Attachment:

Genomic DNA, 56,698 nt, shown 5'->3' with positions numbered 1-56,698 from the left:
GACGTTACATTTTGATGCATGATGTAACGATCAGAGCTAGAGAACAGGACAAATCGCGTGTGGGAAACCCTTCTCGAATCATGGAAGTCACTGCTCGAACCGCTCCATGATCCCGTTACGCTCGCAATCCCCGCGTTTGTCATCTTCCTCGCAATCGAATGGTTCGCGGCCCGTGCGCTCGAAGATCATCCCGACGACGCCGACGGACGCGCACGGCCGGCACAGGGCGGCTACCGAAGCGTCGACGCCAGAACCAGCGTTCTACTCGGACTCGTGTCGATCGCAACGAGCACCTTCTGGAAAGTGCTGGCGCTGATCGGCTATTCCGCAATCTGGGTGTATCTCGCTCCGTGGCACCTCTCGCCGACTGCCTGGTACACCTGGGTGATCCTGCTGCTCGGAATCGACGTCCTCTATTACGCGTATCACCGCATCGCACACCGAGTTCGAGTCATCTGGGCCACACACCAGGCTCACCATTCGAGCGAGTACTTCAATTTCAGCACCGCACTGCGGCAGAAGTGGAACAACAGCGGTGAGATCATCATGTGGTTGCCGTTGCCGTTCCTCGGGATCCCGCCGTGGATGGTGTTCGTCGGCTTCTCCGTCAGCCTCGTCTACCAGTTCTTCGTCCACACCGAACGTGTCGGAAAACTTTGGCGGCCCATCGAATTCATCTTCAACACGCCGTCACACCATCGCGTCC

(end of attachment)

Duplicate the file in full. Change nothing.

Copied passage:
Genomic DNA, 56,698 nt, shown 5'->3' with positions numbered 1-56,698 from the left:
GACGTTACATTTTGATGCATGATGTAACGATCAGAGCTAGAGAACAGGACAAATCGCGTGTGGGAAACCCTTCTCGAATCATGGAAGTCACTGCTCGAACCGCTCCATGATCCCGTTACGCTCGCAATCCCCGCGTTTGTCATCTTCCTCGCAATCGAATGGTTCGCGGCCCGTGCGCTCGAAGATCATCCCGACGACGCCGACGGACGCGCACGGCCGGCACAGGGCGGCTACCGAAGCGTCGACGCCAGAACCAGCGTTCTACTCGGACTCGTGTCGATCGCAACGAGCACCTTCTGGAAAGTGCTGGCGCTGATCGGCTATTCCGCAATCTGGGTGTATCTCGCTCCGTGGCACCTCTCGCCGACTGCCTGGTACACCTGGGTGATCCTGCTGCTCGGAATCGACGTCCTCTATTACGCGTATCACCGCATCGCACACCGAGTTCGAGTCATCTGGGCCACACACCAGGCTCACCATTCGAGCGAGTACTTCAATTTCAGCACCGCACTGCGGCAGAAGTGGAACAACAGCGGTGAGATCATCATGTGGTTGCCGTTGCCGTTCCTCGGGATCCCGCCGTGGATGGTGTTCGTCGGCTTCTCCGTCAGCCTCGTCTACCAGTTCTTCGTCCACACCGAACGTGTCGGAAAACTTTGGCGGCCCATCGAATTCATCTTCAACACGCCGTCACACCATCGCGTCC